A Garden Party: Sweet 16 recap from MSG

Huskies, Spartans to square off with Final Four berth on the line

Since 1961, the NCAA Men’s Basketball Tournament has made stops in 120 different cities in the United States on the way to the Final Four. Until Friday, Manhattan and Madison Square Garden never was a destination charted on the map or punched in to the NCAA’s GPS for the tourney.

Pocatello, Idaho? Yes. Murfreesboro, Tennessee? You bet. Ogden, Utah? Check.

But not Manhattan. Not “The World’s Most Famous Arena.” Until now.

The return of the NCAA Tournament to Madison Square Garden was worth the five-plus decade wait, as the East Regional semifinals got started with seventh-seeded Connecticut’s Cinderella run continuing with an 81-76 win over No. 3 Iowa State. In the nightcap, Michigan State, the four seed and favorite of many experts to advance to the Final Four from this region, took a step closer to doing so with a thrilling 61-59 triumph over top-seeded Virginia. With the proximity of the state of Connecticut to Manhattan, as well as a legion of fans coming up from Charlottesville, the “Mecca of basketball” was kept abuzz from the opening tip to begin Friday. But what else would you expect from sporting events inside one of the grandest stages in American sports?

Here’s a recap of both contests:

UConn 81, Iowa State 76: The big lament of Connecticut’s move from the Big East to the American Athletic Conference before the current school year was the fact that the Huskies wouldn’t be able to compete in the Big East Tournament, where many of UConn’s March memories had been weaved. But after earlier NCAA Tournament wins last week over Saint Joseph’s and Villanova in upstate New York (Buffalo), UConn returned to the Garden and played like it never left. After Iowa State took an early 3-2 lead, the Huskies never trailed, as senior guard Shabazz Napier hit four three-pointers in the next nine minutes to help open up a 22-14 lead. Right after, junior forward DeAndre Daniels scored UConn’s next seven points as the Huskies took a 10-point lead into halftime. That hot stretch proved to be just an appetizer, as Daniels blazed out of the gate in the second half, scoring 13 of UConn’s first 15 points in the half as he was almost chiefy responsible for the Huskies building their biggest lead of the game at 49-32.

UConn's DeAndre Daniels recorded his fourth double-double of the season in the upset win over the Cyclones. (Bruce Bennett/Getty Images)
UConn’s DeAndre Daniels (2) recorded his fourth double-double of the season in the upset win over the Cyclones. (Bruce Bennett/Getty Images)

Iowa State, playing without injured sophomore forward and offense facilitator Georges Niang, awoke from their doldrums and started to make a comeback similar to the late flurry that carried the Cyclones to New York in their third-round win against North Carolina in San Antonio. Yonkers native Dustin Hogue made a grand homecoming to the New York City area, scoring 34 points – 20 in the second half – while guard DeAndre Kane had nine of his 16 in the second. The Cyclones got within five points a couple of times, but never cut their deficit to a one-possession game to really put pressure on UConn. What didn’t help the Cyclones comeback attempt was the fact that forward Melvin Ejim, the Big 12’s Player of the Year, was saddled with foul trouble all game, scoring only seven points and making only three of his 13 shot attempts.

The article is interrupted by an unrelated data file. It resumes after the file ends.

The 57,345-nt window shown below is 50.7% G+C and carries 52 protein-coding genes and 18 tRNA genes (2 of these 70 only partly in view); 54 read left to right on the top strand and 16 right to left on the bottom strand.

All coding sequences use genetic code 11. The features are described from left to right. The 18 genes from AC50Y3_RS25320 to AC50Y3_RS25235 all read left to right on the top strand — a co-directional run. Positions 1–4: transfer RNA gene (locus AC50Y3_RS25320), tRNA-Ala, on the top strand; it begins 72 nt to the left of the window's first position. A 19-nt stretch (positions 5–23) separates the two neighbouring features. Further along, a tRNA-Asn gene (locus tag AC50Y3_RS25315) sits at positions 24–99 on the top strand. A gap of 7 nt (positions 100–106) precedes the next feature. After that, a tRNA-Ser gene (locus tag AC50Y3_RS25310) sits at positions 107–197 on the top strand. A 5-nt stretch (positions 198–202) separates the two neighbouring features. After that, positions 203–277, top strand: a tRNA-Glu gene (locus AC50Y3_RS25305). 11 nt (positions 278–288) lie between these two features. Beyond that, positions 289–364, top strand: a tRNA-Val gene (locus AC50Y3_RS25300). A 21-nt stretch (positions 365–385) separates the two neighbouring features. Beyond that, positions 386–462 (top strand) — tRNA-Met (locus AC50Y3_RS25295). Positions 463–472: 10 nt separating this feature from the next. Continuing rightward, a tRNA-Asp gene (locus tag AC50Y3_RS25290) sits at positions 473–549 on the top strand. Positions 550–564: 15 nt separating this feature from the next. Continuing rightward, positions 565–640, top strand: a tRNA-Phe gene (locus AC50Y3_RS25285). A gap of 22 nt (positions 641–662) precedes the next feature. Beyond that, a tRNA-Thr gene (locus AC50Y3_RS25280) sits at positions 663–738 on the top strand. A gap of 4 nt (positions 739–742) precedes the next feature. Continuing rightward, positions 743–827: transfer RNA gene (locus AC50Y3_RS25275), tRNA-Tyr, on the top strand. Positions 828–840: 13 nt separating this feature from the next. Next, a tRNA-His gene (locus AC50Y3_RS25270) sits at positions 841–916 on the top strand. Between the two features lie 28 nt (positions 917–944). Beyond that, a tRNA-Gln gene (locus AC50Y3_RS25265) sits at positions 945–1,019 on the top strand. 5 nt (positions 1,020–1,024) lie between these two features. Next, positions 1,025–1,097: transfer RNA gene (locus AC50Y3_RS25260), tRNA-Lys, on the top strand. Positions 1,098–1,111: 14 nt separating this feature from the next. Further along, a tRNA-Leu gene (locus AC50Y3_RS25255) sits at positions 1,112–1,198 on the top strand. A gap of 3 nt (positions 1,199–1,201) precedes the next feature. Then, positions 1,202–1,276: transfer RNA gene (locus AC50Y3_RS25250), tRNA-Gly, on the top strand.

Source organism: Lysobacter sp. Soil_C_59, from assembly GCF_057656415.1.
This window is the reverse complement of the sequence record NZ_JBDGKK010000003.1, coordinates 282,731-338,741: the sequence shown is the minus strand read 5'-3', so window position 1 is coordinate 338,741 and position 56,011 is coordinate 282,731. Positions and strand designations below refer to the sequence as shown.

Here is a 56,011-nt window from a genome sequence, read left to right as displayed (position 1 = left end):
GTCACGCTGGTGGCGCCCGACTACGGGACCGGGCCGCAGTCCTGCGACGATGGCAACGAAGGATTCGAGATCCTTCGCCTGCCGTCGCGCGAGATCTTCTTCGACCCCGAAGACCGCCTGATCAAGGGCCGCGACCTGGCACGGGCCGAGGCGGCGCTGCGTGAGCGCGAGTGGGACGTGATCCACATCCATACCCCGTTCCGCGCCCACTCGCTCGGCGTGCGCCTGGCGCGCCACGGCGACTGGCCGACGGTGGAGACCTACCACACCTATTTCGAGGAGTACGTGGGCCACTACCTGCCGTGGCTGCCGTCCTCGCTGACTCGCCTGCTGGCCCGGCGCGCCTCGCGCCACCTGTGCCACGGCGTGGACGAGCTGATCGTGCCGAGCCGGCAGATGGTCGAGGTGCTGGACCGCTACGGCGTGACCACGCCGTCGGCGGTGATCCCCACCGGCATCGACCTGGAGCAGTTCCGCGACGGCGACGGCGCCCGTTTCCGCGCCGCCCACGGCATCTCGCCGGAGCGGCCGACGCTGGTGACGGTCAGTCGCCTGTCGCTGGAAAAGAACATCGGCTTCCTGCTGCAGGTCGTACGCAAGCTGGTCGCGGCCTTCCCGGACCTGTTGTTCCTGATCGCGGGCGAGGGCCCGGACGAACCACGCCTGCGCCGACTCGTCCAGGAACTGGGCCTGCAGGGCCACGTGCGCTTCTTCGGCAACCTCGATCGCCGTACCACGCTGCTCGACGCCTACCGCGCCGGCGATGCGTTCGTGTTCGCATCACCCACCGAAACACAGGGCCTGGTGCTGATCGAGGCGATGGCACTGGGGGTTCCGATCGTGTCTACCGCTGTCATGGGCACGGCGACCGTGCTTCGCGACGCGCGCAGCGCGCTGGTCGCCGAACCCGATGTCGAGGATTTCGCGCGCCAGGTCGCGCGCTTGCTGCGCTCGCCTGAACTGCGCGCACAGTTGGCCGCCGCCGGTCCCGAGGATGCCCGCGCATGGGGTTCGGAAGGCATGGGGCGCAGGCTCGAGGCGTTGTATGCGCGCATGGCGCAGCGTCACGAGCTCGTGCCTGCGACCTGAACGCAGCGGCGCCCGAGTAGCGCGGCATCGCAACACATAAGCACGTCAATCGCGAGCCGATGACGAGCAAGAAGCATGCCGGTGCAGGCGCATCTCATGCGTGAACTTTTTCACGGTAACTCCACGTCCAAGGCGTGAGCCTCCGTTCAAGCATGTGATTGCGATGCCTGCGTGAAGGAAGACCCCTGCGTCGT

[More: Post-game interview with UConn guard Terrence Samuel]

Michigan State 61, Virginia 59: In the matchup against the top seed (Virginia) against the prohibitive favorite to advance to the Final Four from the region (Michigan State), it was the Spartans that showed more toughness down the stretch to pull out a two-point win. Virginia’s defense was the best in Division I, allowing only 55.3 points per game, but you would not have thought that at the beginning by watching Michigan State hit seven of its first 10 shots on it’s way to opening up a 23-13 lead halfway through the first half. Branden Dawson, playing in his ninth game since coming back from a broken bone in his right hand, scored over 20 points for the second consecutive NCAA Tournament game, scything Virginia’s interior defense to the tune of 24 points and 10 rebounds.

Virginia, however, showed why they earned the top seed and why they won the regular season and tournament championship in the ACC. After cutting Sparty’s lead to four at the half, the Cavaliers went on a 13-5 run to begin the second half and opened a 40-36 lead. The orange-and-blue clad fans that came up from Charlottesville made Madison Square Garden sound almost deafening during the run, something that another group of orange-and-blue clad fans that come to the arena often (New York Knicks fans) have not been able to do much during this season. Immediately after Virginia’s surge, the Spartans went on a 7-0 run, capped off by a Travis Trice three to give the Spartans the lead for good at 43-40. Virginia was able to tie the game at 51, but with 1:29 left, Adreian Payne hit a three from the left wing to give State the lead at 54-51. After a defensive stand, Payne threw an inch-perfect alley-oop pass to Dawson, who flushed it through the hoop and gave State the breathing room they finally needed to see off Virginia.

In his final game in a Cavalier uniform, senior Joe Harris paced Virginia with 17 points. Malcom Brogdon also had 17 for the Hoos.

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